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Extremely slow Lagrangian Particle Tracking

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Old   April 11, 2020, 14:50
Default Extremely slow Lagrangian Particle Tracking
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Robert Clark
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Hello all,

I'm relatively new to CFD, although my colleagues in my lab group have been extremely helpful getting me up to speed, but unfortunately they've been unable to help me with this issue.

I'm running into a weird issue where Lagrangian Particle tracking in a model where I'm using conjugate heat transfer is an order of magnitude or two slower than an almost identical model that doesn't have conjugate heat transfer. The actual fluid domains are almost identical (24" long, 0.75" ID pipes), and have extremely similar meshes, I just added in a solid domain surrounding the pipe to better simulate heat loss.

I tried to go through the two models to make sure every setting is identical, (minus the conjugate parts), so I can't understand why the particle tracking would be so slow in the model that has conjugate heat transfer between two domains. I have the coupled implicit solver frozen in both of them for what it's worth.

Is there some (hidden) setting that I'm just not seeing that could be causing my conjugate model to slow down? I built that model from the ground up on my own, where the other model I re-purposed from one that a colleague gave me that had different flow conditions.

Any help is greatly appreciated!!
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Old   April 16, 2020, 01:30
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i doubt it has anything to do with your heat transfer method and you say you have the the solver frozen too so that is a good indicator of this.
if you have two licenses available you can open both sims in the one gui and use the compare tool and this will show you the differences in settings in each relevant feature node.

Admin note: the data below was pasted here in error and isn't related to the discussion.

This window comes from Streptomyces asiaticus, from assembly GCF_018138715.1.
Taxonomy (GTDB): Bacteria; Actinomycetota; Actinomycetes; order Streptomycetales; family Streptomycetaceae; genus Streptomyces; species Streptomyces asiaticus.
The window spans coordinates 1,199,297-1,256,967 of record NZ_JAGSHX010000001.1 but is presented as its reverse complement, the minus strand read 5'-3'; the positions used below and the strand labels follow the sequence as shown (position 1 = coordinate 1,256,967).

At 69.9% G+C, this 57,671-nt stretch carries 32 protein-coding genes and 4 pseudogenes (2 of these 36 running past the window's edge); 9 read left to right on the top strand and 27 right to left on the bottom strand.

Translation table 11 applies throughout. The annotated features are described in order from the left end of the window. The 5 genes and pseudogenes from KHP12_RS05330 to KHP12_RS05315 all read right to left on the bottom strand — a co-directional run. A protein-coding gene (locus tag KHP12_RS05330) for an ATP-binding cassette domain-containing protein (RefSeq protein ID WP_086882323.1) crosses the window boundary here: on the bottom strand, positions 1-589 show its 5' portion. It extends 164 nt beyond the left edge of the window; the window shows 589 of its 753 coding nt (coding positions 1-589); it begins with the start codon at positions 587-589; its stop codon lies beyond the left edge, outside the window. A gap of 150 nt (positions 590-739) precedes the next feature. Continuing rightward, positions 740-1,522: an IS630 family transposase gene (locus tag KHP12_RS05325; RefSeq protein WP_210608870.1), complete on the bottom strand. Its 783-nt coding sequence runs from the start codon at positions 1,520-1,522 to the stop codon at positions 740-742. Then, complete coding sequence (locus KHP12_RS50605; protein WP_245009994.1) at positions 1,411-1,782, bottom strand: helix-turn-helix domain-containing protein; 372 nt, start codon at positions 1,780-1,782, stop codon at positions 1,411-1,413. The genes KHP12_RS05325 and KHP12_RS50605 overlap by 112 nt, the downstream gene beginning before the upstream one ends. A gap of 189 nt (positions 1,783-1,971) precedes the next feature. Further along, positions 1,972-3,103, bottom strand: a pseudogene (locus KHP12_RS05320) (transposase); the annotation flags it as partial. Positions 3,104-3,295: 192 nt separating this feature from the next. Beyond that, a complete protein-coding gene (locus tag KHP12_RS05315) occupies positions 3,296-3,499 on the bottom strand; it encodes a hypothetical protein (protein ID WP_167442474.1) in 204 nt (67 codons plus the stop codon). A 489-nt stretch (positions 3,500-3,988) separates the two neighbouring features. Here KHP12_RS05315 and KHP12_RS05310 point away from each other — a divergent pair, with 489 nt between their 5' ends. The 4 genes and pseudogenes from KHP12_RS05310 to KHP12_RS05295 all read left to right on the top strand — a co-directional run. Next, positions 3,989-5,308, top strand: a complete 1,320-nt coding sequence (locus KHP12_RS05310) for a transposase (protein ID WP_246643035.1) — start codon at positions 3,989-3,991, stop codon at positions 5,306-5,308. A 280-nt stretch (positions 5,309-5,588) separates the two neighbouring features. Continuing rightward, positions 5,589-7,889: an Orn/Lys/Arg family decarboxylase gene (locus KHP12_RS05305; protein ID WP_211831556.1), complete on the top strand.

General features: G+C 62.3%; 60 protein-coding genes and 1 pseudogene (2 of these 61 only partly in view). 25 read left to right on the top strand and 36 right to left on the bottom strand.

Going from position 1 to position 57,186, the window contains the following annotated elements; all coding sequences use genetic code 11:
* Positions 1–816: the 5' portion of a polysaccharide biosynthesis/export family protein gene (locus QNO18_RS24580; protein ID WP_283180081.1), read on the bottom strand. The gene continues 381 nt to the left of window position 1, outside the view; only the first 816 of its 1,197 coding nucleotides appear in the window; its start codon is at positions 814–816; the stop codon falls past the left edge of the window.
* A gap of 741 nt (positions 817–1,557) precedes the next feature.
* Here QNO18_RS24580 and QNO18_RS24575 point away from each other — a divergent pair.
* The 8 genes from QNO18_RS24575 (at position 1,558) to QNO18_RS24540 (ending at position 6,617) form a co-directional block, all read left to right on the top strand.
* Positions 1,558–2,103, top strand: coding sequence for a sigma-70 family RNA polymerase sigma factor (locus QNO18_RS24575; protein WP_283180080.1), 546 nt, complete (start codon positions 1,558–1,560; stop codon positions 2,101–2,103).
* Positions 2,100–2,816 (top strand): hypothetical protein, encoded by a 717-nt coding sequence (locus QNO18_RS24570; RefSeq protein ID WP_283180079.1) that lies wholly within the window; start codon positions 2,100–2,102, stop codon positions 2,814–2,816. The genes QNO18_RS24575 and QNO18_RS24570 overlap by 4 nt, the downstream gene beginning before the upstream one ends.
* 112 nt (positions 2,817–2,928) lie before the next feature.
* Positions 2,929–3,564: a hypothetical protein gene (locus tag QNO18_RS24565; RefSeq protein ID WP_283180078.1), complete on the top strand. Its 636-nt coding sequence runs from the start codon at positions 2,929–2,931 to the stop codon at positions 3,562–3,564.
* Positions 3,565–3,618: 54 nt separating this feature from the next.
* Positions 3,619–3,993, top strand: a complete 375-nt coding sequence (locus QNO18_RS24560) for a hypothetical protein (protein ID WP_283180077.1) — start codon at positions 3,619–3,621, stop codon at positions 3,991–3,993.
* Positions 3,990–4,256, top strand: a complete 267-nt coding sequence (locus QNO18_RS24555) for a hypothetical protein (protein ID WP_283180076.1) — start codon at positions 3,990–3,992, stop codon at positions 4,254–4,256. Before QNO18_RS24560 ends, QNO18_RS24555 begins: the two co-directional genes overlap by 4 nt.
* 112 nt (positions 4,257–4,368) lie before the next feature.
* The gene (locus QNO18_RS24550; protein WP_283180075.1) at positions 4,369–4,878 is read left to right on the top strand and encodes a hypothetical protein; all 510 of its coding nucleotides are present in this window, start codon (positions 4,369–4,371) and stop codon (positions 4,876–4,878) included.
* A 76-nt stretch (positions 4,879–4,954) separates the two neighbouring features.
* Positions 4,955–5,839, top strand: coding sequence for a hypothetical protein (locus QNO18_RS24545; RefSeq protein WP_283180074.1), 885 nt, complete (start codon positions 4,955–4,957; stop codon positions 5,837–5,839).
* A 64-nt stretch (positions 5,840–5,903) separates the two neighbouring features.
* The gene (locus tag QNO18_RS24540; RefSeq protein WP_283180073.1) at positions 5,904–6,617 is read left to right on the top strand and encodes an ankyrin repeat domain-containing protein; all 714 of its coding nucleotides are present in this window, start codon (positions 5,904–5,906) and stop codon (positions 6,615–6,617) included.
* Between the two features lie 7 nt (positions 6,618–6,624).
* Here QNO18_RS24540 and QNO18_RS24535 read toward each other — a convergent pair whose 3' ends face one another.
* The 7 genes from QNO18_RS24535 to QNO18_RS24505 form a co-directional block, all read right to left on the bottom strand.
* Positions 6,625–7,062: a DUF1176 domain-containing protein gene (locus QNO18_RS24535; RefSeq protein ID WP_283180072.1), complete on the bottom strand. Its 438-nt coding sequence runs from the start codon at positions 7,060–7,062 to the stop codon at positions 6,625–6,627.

when you say slow do you mean the flow is slow and this should be checked of course using some vector section scenes, or the production of injected particles and you can set some reporting up for this.
also i wonder if you really need a solid region for a simple pipe heat transfer which probably has uniform wall thickness and so can be well modeled by choosing the appropriate wall boundary condition settings
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Old   April 16, 2020, 13:49
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The reason I wanted to do a conjugate model was so that I could acquire solid surface temperatures at the fluid-wall interface.

Is there a way for me to get wall temperatures without doing conjugate? My ultimate goal is to be able to extract the surface wall temperature in field functions so I can use it for some additional modeling. Even so, I'm not sure what build-in field function would allow me to extract the wall temperature.

What I want to do is change a particle coefficient of restitution based on the wall temperature and the particle temperature.
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Old   April 17, 2020, 00:25
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using the environment setting for the wall thermal condition you then set the thermal resistance of the wall which is where you calc and input the wall thickness and conductivity as well as the external air temp and htc.
then in post.p you get the internal 'solid' wall temperature on that wall bc via the standard temperature field function which can then be used in other user functions easily.
the big disadvantage of using solids is slow convergence but this can be sped up quite a bit by setting the solid energy under relaxation factor to .99999 in most case without stability issues - in case you decide to use a solid wall but ensure you have probes monitoring and plotting the solid temp is a couple of places to ensure convergence.
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